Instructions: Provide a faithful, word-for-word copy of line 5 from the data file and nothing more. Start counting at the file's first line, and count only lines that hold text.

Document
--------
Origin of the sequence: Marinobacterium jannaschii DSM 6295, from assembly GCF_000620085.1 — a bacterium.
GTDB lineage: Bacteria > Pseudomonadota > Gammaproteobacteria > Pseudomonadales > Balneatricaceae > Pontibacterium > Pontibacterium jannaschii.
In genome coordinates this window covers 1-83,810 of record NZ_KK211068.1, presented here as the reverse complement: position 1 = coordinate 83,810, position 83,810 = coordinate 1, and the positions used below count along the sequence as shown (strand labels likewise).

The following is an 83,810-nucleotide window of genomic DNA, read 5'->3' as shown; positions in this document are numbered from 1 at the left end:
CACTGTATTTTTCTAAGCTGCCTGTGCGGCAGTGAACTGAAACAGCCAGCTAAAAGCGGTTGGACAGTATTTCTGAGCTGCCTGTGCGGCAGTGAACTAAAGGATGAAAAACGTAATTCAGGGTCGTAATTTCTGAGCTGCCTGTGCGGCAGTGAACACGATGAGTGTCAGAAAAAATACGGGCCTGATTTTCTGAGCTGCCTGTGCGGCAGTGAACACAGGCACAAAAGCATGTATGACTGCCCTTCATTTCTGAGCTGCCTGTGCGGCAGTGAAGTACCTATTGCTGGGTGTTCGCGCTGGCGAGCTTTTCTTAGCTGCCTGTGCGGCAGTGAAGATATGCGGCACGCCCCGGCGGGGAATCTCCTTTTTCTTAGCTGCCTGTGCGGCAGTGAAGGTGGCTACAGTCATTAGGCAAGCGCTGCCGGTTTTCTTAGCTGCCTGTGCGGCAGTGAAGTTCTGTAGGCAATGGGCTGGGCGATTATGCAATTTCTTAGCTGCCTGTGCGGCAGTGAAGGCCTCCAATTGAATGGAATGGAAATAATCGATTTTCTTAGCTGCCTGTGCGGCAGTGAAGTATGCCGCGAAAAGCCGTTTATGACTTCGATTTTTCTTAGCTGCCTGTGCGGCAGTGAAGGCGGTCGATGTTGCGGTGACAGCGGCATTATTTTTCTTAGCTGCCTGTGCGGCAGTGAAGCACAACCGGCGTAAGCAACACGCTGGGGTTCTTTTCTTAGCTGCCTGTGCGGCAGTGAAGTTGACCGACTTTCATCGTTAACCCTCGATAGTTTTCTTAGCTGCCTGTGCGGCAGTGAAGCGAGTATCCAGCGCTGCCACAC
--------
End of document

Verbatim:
CACTGTATTTTTCTAAGCTGCCTGTGCGGCAGTGAACTGAAACAGCCAGCTAAAAGCGGTTGGACAGTATTTCTGAGCTGCCTGTGCGGCAGTGAACTAAAGGATGAAAAACGTAATTCAGGGTCGTAATTTCTGAGCTGCCTGTGCGGCAGTGAACACGATGAGTGTCAGAAAAAATACGGGCCTGATTTTCTGAGCTGCCTGTGCGGCAGTGAACACAGGCACAAAAGCATGTATGACTGCCCTTCATTTCTGAGCTGCCTGTGCGGCAGTGAAGTACCTATTGCTGGGTGTTCGCGCTGGCGAGCTTTTCTTAGCTGCCTGTGCGGCAGTGAAGATATGCGGCACGCCCCGGCGGGGAATCTCCTTTTTCTTAGCTGCCTGTGCGGCAGTGAAGGTGGCTACAGTCATTAGGCAAGCGCTGCCGGTTTTCTTAGCTGCCTGTGCGGCAGTGAAGTTCTGTAGGCAATGGGCTGGGCGATTATGCAATTTCTTAGCTGCCTGTGCGGCAGTGAAGGCCTCCAATTGAATGGAATGGAAATAATCGATTTTCTTAGCTGCCTGTGCGGCAGTGAAGTATGCCGCGAAAAGCCGTTTATGACTTCGATTTTTCTTAGCTGCCTGTGCGGCAGTGAAGGCGGTCGATGTTGCGGTGACAGCGGCATTATTTTTCTTAGCTGCCTGTGCGGCAGTGAAGCACAACCGGCGTAAGCAACACGCTGGGGTTCTTTTCTTAGCTGCCTGTGCGGCAGTGAAGTTGACCGACTTTCATCGTTAACCCTCGATAGTTTTCTTAGCTGCCTGTGCGGCAGTGAAGCGAGTATCCAGCGCTGCCACAC